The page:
DICOM; file verification and comparison; PACS
Information technology (IT), long taken for granted in commercial settings, is now being utilized for healthcare applications. Medical imaging has lagged comparatively due to the extremely vast data content of each frame; thus, the requirement for expensive high-end components. Further, IT in radiology has evolved from two distinctly separate camps—information systems, known as RIS (radiology information systems) and PACS (picture archiving and communications systems). Both RIS and PACS applications have migrated to the PC environment, enabling cost-effective implementation, but from two backgrounds: RIS from vendors using conventional information systems platforms and products, and PACS from radiographic film and modality vendors. The radiology department at Texas Tech University has assembled a seamlessly integrated, enterprise-wide RIS/PACS/teleradiology intranet. The design criteria include user-friendliness, flexibility to respond to changing needs, and open modular architecture to assure interoperability, cost-effectiveness, and future-proofing of investment. Since no single venor could provide an integrated system meeting our specifications, we decided to assume the burden of constructing our own system. As the system integrator, we embrace open architecture, thus enabling the incorporation of industry-standard-compliant, COTS (commercially off the shelf) products as modules. Microsoft Windows NT operating system, Visual C++ programming language, TCP/IP (transmission control protocol/internetworking protocol), relational SQL (structured query language) database, ODBC (open database connectivity), HL-7 (health level seven) and DICOM (digital imaging and communications in medicine) interfaces are utilized. The usage of COTS components reduces the cost to very affordable levels. With this approach, any module in our system can be replaced when outmoded, without affecting other modules in our system, making it truly future-proof. Construction and evolution of our system (TECHRAD) is reviewed.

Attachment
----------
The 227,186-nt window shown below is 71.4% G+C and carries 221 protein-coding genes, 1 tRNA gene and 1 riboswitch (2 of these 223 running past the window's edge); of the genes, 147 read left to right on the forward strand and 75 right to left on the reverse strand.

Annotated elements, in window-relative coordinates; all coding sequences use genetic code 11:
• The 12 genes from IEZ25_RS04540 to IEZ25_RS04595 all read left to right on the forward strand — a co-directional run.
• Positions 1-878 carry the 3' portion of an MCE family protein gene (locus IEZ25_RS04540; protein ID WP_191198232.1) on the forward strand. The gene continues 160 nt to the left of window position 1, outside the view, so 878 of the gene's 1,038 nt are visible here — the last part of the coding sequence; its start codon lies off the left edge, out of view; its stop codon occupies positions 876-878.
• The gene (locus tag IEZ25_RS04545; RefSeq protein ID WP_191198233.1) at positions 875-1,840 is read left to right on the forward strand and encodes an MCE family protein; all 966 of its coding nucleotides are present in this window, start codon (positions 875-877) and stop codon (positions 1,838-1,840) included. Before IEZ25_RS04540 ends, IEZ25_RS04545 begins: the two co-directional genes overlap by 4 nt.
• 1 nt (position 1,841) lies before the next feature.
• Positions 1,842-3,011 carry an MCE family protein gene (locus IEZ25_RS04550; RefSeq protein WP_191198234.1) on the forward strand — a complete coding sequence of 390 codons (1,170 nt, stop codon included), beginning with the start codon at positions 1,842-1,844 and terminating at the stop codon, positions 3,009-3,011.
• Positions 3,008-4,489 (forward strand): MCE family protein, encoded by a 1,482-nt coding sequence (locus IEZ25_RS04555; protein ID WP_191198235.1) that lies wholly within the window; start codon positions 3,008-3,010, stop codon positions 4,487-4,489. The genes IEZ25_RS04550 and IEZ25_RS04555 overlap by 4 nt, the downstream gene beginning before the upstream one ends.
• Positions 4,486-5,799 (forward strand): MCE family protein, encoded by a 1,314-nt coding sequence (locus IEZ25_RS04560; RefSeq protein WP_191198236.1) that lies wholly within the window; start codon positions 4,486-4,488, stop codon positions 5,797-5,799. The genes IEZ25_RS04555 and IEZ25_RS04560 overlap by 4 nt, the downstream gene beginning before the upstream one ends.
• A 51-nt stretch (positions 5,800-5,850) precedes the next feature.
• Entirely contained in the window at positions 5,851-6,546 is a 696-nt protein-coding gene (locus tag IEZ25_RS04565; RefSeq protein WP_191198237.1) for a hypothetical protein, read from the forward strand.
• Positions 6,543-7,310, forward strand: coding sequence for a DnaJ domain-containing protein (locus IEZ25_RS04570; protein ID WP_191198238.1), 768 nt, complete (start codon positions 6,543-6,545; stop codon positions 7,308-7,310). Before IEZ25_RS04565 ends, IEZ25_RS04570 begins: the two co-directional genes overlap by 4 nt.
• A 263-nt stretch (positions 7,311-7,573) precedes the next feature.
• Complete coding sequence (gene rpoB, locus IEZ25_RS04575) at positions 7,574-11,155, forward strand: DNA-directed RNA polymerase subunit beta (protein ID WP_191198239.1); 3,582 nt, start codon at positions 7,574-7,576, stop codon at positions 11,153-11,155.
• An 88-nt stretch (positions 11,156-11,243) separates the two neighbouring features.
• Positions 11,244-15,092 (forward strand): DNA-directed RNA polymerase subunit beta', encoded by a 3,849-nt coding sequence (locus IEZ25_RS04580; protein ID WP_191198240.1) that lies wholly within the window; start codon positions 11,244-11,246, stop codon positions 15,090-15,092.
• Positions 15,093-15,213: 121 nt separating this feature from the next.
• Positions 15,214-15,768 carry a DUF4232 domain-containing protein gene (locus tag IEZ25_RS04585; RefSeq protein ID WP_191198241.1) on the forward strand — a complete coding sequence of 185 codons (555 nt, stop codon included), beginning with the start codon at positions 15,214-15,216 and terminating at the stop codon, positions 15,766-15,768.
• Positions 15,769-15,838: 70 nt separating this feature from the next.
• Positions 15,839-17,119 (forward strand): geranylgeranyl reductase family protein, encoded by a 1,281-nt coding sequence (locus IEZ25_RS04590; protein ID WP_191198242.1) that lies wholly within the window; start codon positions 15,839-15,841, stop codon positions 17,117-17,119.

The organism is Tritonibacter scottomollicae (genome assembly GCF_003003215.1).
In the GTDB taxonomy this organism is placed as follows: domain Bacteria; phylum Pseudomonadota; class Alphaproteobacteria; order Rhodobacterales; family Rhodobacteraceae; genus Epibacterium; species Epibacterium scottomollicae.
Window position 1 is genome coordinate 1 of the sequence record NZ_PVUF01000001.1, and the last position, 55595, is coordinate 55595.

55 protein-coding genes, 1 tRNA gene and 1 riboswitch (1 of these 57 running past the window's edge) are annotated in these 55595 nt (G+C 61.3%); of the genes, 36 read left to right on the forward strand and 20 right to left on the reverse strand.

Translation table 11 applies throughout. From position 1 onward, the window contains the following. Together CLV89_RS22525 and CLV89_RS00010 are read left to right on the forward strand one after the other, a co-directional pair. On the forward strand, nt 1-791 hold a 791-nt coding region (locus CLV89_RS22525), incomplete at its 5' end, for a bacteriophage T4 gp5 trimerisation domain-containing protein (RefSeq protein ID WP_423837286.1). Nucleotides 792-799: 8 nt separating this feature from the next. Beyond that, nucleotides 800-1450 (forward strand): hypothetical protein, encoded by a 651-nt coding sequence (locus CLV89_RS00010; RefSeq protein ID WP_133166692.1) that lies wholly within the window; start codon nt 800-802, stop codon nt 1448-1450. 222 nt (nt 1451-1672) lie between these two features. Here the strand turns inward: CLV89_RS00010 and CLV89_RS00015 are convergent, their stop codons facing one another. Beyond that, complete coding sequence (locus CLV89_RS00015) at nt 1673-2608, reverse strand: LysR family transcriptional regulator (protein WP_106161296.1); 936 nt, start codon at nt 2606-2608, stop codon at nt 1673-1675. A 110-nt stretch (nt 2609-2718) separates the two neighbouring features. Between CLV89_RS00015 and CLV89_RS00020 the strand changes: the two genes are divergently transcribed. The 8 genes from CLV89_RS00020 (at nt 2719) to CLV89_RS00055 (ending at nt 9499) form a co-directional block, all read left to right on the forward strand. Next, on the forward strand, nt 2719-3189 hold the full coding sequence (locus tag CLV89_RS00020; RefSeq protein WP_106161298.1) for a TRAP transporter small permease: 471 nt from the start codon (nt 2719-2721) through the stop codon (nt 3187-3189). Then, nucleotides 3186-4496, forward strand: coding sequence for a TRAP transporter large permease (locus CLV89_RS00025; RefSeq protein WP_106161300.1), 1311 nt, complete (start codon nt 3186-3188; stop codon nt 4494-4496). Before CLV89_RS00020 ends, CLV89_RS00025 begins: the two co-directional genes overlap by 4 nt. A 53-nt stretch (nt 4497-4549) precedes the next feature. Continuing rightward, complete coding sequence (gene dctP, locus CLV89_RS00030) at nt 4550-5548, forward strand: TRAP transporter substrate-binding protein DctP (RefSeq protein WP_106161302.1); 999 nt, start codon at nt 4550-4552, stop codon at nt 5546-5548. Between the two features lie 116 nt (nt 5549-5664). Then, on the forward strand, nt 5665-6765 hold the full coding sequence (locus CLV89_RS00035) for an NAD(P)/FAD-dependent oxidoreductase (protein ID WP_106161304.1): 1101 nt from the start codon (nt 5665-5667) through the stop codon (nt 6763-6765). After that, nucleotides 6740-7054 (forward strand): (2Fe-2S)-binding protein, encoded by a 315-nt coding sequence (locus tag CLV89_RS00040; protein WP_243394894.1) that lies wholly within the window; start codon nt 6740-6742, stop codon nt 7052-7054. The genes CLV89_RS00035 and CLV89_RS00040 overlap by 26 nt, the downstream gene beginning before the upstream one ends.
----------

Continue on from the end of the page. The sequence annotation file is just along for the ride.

The United States Department of Veterans Affairs is integrating imaging into the healthcare enterprise by using the Digital Imaging and Communication in Medicine (DICOM) standard protocols. Image management is directly integrated into the VistA Hospital Information System (HIS) software and clinical database. Radiology images are acquired with DICOM and are stored directly in the HIS database. Images can be displayed on low-cost clinician’s workstations throughout the medical center. High-resolution diagnostic quality multimonitor VistA workstations with specialized viewing software can be used for reading radiology images. Two approaches are used to acquire and handle images within the radiology department. Some sites have a commercial Picture Archiving and Communications System (PACS) interfaced to the VistA HIS, whereas other sites use the direct image acquisition and integrated diagnostic display capabilities of VistA itself. A small set of DICOM services has been implemented by VistA to allow patient and study text data to be transmitted to image producing modalities and the commercial PACS, and to enable images and study data to be transferred back. DICOM has been the cornerstone in the ability to integrate imaging functionality into the healthcare enterprise. Because of its openness, it allows the integration of system components from commercial and noncommercial sources to work together to provide functional cost-effective solutions.
HIS/RIS; DICOM; PACS